; and the documentary film Life After Île Ste-Croix
, made in conjunction with Leo Aristimuño and distributed by the National Film Board of Canada. He is also the producer of Remembering a Memory/Mémoire d’un souvenir
, a documentary film that deals with the Celtic Cross on Grosse-Île and explores shifting memories in Quebec of the Irish potato famine of the 1840s. This project, carried out in collaboration with Robert McMahon, is available online. Rudin’s continued interest in the public memory of Acadians is evident in his current research that sits at the intersection of public, cultural and environmental history by exploring both the history and memory of the establishment of Kouchibouguac National Park in New Brunswick, whose creation in 1969 led to the expropriation of over 1200 (mostly Acadian) families. This project has resulted in the creation of the website, Returning the Voices to Kouchibouguac National Park/Le retour des voix au parc national Kouchibouguac
, which allows visitors to hear stories of former residents by way of 26 video portraits that are embedded in a map of the territory at the time of the expropriation. His book on the subject, Kouchbouguac: Removal, Resistance and Remembrance at a Canadian National Park
, is forthcoming.
is an Assistant Professor of Conflict Studies at Saint Paul University in Ottawa. She is currently researching how Holocaust survivors remember and recount publicly, as well as the personal, social and political context of that remembering. Her doctoral dissertation, entitled The Construction of Formal and Informal Historical Narratives of Violence in North-Western Bosnia, World War II Until Present, employs oral history and document-based research to understand how contemporary Bosnians negotiate their memories of war within the context local, ethnic and national narratives, all with their own politics. Her research interests include: post-communist memory, oral history, the politics of testimony, war tourism and narratives of atrocity. She has been involved in the CURA Life Stories project, based out of the Centre for Oral History and Digital Storytelling at Concordia University for almost 5 years, in the roles of administrator, interviewer, training and ethics coordinator, and researcher.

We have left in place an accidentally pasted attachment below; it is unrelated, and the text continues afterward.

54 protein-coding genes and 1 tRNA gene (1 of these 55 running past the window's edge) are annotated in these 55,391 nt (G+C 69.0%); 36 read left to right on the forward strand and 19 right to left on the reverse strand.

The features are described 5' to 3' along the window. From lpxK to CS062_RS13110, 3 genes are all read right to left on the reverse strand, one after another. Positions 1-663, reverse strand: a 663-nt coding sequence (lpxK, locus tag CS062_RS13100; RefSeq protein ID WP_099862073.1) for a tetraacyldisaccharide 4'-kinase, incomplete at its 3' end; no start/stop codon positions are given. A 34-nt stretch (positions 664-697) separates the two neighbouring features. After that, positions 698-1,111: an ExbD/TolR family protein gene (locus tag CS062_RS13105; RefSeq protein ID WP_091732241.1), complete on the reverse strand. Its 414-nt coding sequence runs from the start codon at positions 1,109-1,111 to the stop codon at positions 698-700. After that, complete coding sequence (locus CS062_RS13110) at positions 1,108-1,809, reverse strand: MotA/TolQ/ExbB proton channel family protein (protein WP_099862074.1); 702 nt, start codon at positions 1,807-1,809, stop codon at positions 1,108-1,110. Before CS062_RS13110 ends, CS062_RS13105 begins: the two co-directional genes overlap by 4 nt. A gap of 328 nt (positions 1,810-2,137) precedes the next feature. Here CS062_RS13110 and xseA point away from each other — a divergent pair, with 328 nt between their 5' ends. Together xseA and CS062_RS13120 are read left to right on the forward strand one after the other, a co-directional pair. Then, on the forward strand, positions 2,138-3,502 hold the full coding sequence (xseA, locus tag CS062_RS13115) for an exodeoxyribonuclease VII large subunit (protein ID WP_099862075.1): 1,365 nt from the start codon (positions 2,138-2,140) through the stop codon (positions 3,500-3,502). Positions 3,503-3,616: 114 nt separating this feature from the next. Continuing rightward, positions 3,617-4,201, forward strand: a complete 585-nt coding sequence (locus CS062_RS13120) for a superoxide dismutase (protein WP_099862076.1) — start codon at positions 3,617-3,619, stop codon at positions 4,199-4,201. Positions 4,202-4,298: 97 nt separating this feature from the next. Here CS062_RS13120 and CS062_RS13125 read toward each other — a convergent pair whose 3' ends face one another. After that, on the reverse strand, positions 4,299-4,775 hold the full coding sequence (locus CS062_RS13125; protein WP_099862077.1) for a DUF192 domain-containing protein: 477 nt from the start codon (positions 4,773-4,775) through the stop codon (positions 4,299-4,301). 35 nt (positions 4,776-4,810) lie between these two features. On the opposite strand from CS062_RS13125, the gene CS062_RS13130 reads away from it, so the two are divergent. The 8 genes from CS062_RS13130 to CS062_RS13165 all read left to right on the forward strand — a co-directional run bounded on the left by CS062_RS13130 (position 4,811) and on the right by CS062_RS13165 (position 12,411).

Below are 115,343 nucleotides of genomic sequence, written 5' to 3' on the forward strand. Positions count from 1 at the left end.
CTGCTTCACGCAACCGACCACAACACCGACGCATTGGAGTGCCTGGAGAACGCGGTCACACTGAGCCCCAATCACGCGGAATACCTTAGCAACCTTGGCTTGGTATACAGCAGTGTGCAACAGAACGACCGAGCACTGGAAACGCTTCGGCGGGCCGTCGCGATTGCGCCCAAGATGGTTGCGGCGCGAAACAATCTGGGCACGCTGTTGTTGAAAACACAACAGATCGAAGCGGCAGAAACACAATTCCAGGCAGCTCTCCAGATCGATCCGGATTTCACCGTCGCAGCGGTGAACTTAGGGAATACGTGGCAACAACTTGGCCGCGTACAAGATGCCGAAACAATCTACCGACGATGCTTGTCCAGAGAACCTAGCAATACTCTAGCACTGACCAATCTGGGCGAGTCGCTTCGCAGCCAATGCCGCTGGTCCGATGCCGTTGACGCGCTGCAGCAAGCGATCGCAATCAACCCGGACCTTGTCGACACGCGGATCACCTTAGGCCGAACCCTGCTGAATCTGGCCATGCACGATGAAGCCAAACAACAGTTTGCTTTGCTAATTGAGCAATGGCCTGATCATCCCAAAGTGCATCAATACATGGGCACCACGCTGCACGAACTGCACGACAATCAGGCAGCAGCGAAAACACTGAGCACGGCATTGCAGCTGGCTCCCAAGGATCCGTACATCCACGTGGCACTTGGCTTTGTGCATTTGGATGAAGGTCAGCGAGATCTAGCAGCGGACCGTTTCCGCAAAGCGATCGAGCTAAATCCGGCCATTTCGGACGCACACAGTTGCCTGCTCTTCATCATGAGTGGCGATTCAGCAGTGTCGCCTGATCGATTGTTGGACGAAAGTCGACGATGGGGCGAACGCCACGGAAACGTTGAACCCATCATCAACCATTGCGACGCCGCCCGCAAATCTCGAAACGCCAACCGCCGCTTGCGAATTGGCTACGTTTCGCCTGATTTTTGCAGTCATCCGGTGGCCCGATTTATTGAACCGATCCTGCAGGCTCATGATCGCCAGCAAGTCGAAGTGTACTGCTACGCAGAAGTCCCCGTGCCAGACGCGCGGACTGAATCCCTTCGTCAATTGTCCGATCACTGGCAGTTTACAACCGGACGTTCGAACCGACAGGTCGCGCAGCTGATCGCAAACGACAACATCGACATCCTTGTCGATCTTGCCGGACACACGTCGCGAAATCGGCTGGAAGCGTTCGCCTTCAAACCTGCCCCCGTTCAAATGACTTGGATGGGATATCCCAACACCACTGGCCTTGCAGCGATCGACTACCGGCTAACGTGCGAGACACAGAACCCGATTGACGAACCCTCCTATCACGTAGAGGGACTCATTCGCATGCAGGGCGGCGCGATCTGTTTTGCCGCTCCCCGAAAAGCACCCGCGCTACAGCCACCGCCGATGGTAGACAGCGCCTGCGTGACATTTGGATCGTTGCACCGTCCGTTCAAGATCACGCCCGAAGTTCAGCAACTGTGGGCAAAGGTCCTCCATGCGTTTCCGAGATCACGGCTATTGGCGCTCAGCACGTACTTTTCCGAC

IN MEMORIAM.Roger I Simon
was Professor Emeritus at the Ontario Institute for Studies in Education at the University of Toronto. His research addressed questions of the pedagogical and ethical dimensions of practices of cultural memory particularly as this applied to the remembrance of mass systemic violence. Simon’s work on practices of remembrance and the development of historical consciousness was part of his continuing writing and research devoted to exploring the intersections of social and political theory, cultural practice, and the pedagogy of public history. Towards the end of his life, his writing projects included a consideration of the social and political implications of “remembering together” through social media, an elaboration of the force of an image in artwork intended as a practice of remembrance, a discussion of the development and design of the museum exhibition The Terrible Gift: Difficult Memories for the 21st Century
, and the completion of the book length manuscript Undeserved Grace: Public Pedagogy, Museum Exhibitions and the Re-framing of Archival Photographs of Lynching in America.
Simon was the author of The Touch of the Past: Remembrance, Learning and Ethics
(Palgrave MacMillian, 2005). His work appeared in the journals: Museum Management and Curatorship
, Museum and Society, Memory Studies
, The International Journal of Heritage Studies
, Images: A Journal of Jewish Art and Visual Culture, and Public: Art/Culture/ Ideas.
is an Adjunct Assistant Professor in the Department of History at Concordia University. A modern Canadian oral and public historian of ethnic and immigrant experience, she recently completed a SSHRC postdoctoral fellowship in the Department of History at Concordia University, where she was also affiliated with the Centre for Oral History and Digital Storytelling. Zembrzycki’s first book, Baba and Me: Wrestling with Memories of Community, is forthcoming with the University of British Columbia Press. In addition to her website
, her work on Sudbury’s Ukrainian community has been published in a number of collections and journals, including Labour/Le Travail and the Journal of Canadian Studies. Zembrzycki’s current research uses multiple, life story oral history interviews to understand the postwar narratives and educational activism of child Holocaust survivors in Montreal. This work has appeared in the Urban History Review and the Oral History Review.